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2145 Prior Daratumumab Exposure and It's Correlation to Parameters Related to Apheresis Prior to Hematopoietic Stem Cell Transplantation in Multiple MyelomaClinically Relevant Abstract

Program: Oral and Poster Abstracts
Session: 711. Cell Collection and Processing: Poster I
Hematology Disease Topics & Pathways:
Biological therapies, Plasma Cell Disorders, Diseases, Therapies, Lymphoid Malignancies, Adverse Events, Monoclonal Antibody Therapy, Transplantation
Saturday, December 9, 2023, 5:30 PM-7:30 PM

Graham D Unis, MD, MSc1*, Cesia Gudiel2*, Ernest Philon, DO3* and Laura E. Finn, MD4

1Department of Hematology and Oncology, Ochsner Clinical Foundation, New Orleans, LA
2Department of Bone Marrow Transplantion, Ochsner Clinical Foundation, New Orleans, LA
3Ochsner Clinical Foundation, New Orleans, LA
4Ochsner Cancer Center, New Orleans, LA

A number of recent studies have brought to light the potential detrimental effect the biologic monoclonal antibody daratumumab, directed towards CD38, may have on the collection of stem cell collection for hematopoietic stem cell transplantation (HSCT). In our evaluation of this claim, we retrospectively reviewed multiple myeloma patients who underwent autologous HSCT at a major tertiary transplant center between 2017 and 2022. A total of 240 patients were identified which included 62 patients who received daratumumab prior to stem cell collection and 178 patients who had no prior daratumumab exposure. Basic demographic data was collected as well as radiation, chemotherapy, and smoking history. No significant differences were identified between the groups based on demographics, smoking, or radiation exposure. Parameters related to peripheral stem cell collection were identified and recorded. We found that in patients exposed to daratumumab prior to apheresis, the mean number of days of apheresis required to reach the target collection goal was statistically increased compared to control (1.42 days ± 0.07 vs 1.26 ± 0.03; p<0.05). Furthermore, medications used to increase peripheral stem cell collection yield were also increased. It was demonstrated that the mean number of doses of plerixafor and G-CSF analogs were increased in the daratumumab group vs the control (1.08 ± 0.12 vs 0.6 ± 0.05; p<0.001 and 5.98 ± 0.31 vs 5.17 ± 0.06; p <0.001 respectively). Total number of stem cells collected both as an absolute number and controlled for the number of days of apheresis were lower in the daratumumab group compared to the control (5.31x10^6 ± 0.31 vs 6.68x10^6 ± 0.20; p<0.05 and 4.16x10^6 ± 0.32 vs 5.84x10^6 ± 0.21; p < 0.001 respectively). These results suggest that pre-apheresis exposure to daratumumab has a detrimental effect on peripheral stem cell collection. These results have a significant implications for both long term patient care and healthcare system resource utilization. The clinical outcome implications of daratumumab are currently not well known and further study is needed to determine if alterations in stem cell collection protocols would result in improved stem cell collection yields for patients with pre-collection daratumumab exposure.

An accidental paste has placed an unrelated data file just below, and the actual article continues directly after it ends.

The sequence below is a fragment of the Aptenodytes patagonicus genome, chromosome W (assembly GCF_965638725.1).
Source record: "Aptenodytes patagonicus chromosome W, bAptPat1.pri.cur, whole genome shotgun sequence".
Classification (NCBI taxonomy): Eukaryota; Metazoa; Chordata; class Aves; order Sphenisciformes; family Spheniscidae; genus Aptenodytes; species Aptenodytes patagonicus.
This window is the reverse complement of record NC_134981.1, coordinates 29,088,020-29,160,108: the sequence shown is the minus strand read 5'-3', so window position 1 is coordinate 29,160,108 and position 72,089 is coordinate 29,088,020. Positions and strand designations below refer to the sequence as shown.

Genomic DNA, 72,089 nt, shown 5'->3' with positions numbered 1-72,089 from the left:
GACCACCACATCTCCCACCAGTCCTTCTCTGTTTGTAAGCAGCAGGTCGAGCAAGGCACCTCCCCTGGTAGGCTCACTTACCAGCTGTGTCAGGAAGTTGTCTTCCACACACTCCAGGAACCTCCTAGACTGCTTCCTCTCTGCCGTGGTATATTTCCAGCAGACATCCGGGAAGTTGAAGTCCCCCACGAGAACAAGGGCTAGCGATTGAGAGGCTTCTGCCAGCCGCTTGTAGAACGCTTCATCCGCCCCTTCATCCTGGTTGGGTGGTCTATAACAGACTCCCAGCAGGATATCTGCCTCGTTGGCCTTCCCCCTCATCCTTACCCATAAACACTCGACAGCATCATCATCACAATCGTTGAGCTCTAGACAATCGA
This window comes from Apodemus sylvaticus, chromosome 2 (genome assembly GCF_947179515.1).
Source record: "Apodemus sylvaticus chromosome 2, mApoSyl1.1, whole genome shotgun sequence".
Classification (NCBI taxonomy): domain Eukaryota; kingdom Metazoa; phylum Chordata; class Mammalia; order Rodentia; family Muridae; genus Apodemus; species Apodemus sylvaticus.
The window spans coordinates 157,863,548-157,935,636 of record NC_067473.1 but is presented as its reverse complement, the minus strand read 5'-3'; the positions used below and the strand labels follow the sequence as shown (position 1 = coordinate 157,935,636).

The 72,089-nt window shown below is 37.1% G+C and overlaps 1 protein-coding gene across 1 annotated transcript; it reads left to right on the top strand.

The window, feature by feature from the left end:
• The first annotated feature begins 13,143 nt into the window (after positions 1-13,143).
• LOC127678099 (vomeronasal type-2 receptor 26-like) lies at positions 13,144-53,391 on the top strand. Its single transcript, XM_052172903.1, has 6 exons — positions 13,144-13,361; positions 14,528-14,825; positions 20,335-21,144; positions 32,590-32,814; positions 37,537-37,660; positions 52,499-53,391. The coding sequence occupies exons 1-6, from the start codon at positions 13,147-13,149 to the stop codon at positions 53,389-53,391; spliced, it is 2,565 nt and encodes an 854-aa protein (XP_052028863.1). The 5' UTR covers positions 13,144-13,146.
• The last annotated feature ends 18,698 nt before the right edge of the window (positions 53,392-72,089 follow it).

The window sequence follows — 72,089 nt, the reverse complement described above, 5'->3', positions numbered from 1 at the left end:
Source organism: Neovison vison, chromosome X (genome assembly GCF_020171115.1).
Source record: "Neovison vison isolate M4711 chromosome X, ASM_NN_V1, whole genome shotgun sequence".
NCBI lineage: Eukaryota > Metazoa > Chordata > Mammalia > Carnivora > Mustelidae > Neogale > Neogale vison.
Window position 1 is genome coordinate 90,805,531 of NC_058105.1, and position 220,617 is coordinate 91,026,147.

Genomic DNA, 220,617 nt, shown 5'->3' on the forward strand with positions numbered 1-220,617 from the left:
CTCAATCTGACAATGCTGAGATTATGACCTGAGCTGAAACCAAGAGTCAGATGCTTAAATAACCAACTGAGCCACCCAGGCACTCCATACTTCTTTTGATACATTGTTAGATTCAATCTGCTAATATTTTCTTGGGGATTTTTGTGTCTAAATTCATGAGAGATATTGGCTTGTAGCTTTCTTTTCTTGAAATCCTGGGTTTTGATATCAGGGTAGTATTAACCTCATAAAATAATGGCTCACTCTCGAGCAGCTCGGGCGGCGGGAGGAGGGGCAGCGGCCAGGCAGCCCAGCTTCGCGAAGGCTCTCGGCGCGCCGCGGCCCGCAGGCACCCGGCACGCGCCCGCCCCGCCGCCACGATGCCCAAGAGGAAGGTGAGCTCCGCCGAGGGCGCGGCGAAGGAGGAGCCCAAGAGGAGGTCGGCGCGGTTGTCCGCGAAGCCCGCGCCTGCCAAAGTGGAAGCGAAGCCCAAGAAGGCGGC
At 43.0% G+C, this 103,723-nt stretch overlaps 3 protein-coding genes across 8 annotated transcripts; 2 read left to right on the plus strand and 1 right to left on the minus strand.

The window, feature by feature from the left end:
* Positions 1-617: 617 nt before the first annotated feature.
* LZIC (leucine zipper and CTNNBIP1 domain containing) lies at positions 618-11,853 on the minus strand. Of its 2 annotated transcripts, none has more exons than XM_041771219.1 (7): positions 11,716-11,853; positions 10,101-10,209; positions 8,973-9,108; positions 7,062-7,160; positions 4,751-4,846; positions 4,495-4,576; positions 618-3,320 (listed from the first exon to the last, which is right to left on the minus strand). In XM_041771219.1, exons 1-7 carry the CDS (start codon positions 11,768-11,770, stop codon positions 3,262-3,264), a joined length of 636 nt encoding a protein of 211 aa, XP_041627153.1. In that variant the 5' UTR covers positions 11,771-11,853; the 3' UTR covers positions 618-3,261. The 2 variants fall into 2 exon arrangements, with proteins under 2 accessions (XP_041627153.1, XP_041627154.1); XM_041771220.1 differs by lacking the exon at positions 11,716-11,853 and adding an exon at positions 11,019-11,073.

All data is expressed as mean ± SEM

Disclosures: No relevant conflicts of interest to declare.

*signifies non-member of ASH